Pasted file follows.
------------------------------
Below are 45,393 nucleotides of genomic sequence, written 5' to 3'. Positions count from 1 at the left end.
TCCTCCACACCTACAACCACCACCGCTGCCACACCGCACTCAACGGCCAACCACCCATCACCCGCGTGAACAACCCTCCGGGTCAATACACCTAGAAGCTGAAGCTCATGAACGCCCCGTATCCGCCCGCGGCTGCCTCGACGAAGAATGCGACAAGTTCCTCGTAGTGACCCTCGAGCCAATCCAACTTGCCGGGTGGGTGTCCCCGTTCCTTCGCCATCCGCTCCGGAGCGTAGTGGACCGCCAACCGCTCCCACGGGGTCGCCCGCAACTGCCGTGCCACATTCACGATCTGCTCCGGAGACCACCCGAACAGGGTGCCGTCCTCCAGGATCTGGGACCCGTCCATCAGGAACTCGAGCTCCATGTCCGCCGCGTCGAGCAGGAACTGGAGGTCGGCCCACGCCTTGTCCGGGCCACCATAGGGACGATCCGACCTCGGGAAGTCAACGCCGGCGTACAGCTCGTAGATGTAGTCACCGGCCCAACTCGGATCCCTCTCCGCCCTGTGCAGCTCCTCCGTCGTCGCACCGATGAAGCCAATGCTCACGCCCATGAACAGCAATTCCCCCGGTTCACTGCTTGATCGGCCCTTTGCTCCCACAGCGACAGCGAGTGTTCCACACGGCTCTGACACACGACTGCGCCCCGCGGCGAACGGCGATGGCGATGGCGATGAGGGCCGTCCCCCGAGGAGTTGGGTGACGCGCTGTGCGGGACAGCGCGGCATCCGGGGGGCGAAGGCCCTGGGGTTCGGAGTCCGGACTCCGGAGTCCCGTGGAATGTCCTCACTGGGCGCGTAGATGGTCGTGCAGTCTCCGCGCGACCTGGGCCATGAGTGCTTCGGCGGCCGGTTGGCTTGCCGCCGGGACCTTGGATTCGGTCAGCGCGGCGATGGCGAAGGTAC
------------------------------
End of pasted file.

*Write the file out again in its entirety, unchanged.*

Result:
Below are 45,393 nucleotides of genomic sequence, written 5' to 3'. Positions count from 1 at the left end.
TCCTCCACACCTACAACCACCACCGCTGCCACACCGCACTCAACGGCCAACCACCCATCACCCGCGTGAACAACCCTCCGGGTCAATACACCTAGAAGCTGAAGCTCATGAACGCCCCGTATCCGCCCGCGGCTGCCTCGACGAAGAATGCGACAAGTTCCTCGTAGTGACCCTCGAGCCAATCCAACTTGCCGGGTGGGTGTCCCCGTTCCTTCGCCATCCGCTCCGGAGCGTAGTGGACCGCCAACCGCTCCCACGGGGTCGCCCGCAACTGCCGTGCCACATTCACGATCTGCTCCGGAGACCACCCGAACAGGGTGCCGTCCTCCAGGATCTGGGACCCGTCCATCAGGAACTCGAGCTCCATGTCCGCCGCGTCGAGCAGGAACTGGAGGTCGGCCCACGCCTTGTCCGGGCCACCATAGGGACGATCCGACCTCGGGAAGTCAACGCCGGCGTACAGCTCGTAGATGTAGTCACCGGCCCAACTCGGATCCCTCTCCGCCCTGTGCAGCTCCTCCGTCGTCGCACCGATGAAGCCAATGCTCACGCCCATGAACAGCAATTCCCCCGGTTCACTGCTTGATCGGCCCTTTGCTCCCACAGCGACAGCGAGTGTTCCACACGGCTCTGACACACGACTGCGCCCCGCGGCGAACGGCGATGGCGATGGCGATGAGGGCCGTCCCCCGAGGAGTTGGGTGACGCGCTGTGCGGGACAGCGCGGCATCCGGGGGGCGAAGGCCCTGGGGTTCGGAGTCCGGACTCCGGAGTCCCGTGGAATGTCCTCACTGGGCGCGTAGATGGTCGTGCAGTCTCCGCGCGACCTGGGCCATGAGTGCTTCGGCGGCCGGTTGGCTTGCCGCCGGGACCTTGGATTCGGTCAGCGCGGCGATGGCGAAGGTAC